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French foreign minister calls for end to Aleppo 'massacre'

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France's foreign minister urged the international community to "do everything" to end the "massacre" in the Syrian city of Aleppo on Sunday after fighting resumed following a 72-hour truce declared by Damascus ally Russia.

[NIZIP, TURKEY] France's foreign minister urged the international community to "do everything" to end the "massacre" in the Syrian city of Aleppo on Sunday after fighting resumed following a 72-hour truce declared by Damascus ally Russia.

Speaking in the southeastern province of Gaziantep, Foreign Minister Jean-Marc Ayrault said: "We're 150 km - perhaps no further - from Aleppo. And right now bombing, artillery continue to destroy this city and massacre the population."

For Syrian refugees to have the chance to return to their country, "we must do everything to stop this massacre" and resume negotiations to reach a political agreement.

"We cannot come to a negotiation under the bombs... The total war solution is not a solution," Mr Ayrault added as the city was again hit by air strikes and heavy clashes overnight, according to the Syrian Observatory for Human Rights.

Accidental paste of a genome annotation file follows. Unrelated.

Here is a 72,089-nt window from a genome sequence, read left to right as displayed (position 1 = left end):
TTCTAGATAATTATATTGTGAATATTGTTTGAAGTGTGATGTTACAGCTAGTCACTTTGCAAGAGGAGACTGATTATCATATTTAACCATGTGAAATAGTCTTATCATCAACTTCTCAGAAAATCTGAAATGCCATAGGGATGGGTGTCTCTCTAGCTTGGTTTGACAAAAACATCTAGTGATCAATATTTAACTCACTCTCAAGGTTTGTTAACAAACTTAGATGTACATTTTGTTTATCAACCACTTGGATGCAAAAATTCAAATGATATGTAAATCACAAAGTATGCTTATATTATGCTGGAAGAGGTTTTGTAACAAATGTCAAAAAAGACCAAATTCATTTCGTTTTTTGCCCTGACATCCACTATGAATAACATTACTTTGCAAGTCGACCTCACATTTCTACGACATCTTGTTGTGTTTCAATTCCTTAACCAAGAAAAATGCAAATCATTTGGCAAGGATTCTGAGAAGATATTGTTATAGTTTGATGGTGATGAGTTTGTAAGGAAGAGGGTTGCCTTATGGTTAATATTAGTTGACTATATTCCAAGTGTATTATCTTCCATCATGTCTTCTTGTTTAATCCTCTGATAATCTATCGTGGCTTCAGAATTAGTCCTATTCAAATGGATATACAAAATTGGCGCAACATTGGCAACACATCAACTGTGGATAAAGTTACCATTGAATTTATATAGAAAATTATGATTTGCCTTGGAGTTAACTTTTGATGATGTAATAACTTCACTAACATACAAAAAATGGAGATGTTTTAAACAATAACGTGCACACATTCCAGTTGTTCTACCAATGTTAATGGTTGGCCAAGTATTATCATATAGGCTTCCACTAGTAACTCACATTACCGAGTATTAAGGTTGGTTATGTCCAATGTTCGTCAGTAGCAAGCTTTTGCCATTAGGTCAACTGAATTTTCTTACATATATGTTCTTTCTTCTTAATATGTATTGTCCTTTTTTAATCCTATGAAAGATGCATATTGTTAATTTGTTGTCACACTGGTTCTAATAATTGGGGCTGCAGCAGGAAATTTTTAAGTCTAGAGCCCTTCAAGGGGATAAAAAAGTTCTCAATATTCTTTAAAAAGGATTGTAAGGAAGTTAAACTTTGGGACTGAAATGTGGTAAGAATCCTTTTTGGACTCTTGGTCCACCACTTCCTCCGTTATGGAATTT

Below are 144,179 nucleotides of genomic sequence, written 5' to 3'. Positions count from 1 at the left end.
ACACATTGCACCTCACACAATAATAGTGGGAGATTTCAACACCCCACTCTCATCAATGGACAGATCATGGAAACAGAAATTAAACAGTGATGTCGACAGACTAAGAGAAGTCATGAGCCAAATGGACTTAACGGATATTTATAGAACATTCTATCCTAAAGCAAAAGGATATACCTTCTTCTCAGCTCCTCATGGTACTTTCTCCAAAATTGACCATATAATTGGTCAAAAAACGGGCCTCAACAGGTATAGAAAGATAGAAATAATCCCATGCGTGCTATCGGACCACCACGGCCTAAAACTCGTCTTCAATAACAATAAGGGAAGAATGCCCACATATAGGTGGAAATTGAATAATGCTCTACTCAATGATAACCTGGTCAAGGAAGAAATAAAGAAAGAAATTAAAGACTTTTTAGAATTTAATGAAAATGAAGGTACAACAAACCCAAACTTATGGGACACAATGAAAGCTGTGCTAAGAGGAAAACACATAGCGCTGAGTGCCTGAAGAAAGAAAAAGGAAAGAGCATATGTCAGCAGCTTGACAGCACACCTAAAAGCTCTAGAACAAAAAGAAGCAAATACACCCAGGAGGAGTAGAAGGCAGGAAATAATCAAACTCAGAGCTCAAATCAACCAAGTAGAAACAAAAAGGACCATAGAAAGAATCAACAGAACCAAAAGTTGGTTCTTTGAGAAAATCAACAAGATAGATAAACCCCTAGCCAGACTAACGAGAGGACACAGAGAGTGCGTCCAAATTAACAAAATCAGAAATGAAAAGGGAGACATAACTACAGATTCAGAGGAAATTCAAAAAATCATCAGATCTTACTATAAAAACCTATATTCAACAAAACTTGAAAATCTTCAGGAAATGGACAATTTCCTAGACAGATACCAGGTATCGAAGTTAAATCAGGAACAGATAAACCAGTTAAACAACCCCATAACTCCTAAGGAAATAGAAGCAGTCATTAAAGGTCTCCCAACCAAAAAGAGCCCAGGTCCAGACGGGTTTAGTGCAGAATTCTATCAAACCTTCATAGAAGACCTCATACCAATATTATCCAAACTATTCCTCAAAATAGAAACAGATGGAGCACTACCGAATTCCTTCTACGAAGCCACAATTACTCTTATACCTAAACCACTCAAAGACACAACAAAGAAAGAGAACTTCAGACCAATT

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Mr Ayrault said the urgency must be to stop the bombing and provide access to humanitarian aid for the first time since July 7.

Outgoing UN chief Ban Ki Moon has said food rations will run out by the end of the month in Aleppo, where 500 people have been killed since the regime last month launched an operation to recapture eastern Aleppo.

During a visit later to a refugee camp in Nizip, southeastern Turkey, the minister reiterated a demand for a UN Security Council resolution condemning the use of chemical weapons in Syria and "sanctions" against the perpetrators.

"We hope that this resolution is not hampered by the use of the veto. If that were the case, it would be a form of complicity with what is happening ... in Syria," he said, indirectly addressing Russia.

Mr Ayrault had called for a UN resolution on Saturday after UN experts said in a report that the Syrian army had attacked a village with chemical weapons last year.

Moscow is one of Syrian President Bashar al-Assad's strongest backers, providing military support to the regime.

The French minister will meet with his Turkish counterpart Mevlut Cavusoglu in the capital Ankara on Monday to discuss both Syria and the battle against the Islamic State (IS) group, French officials told AFP.

He will also discuss migration and Iraq, where a major offensive began last week to clear IS from Mosul, the country's second biggest city.

AFP

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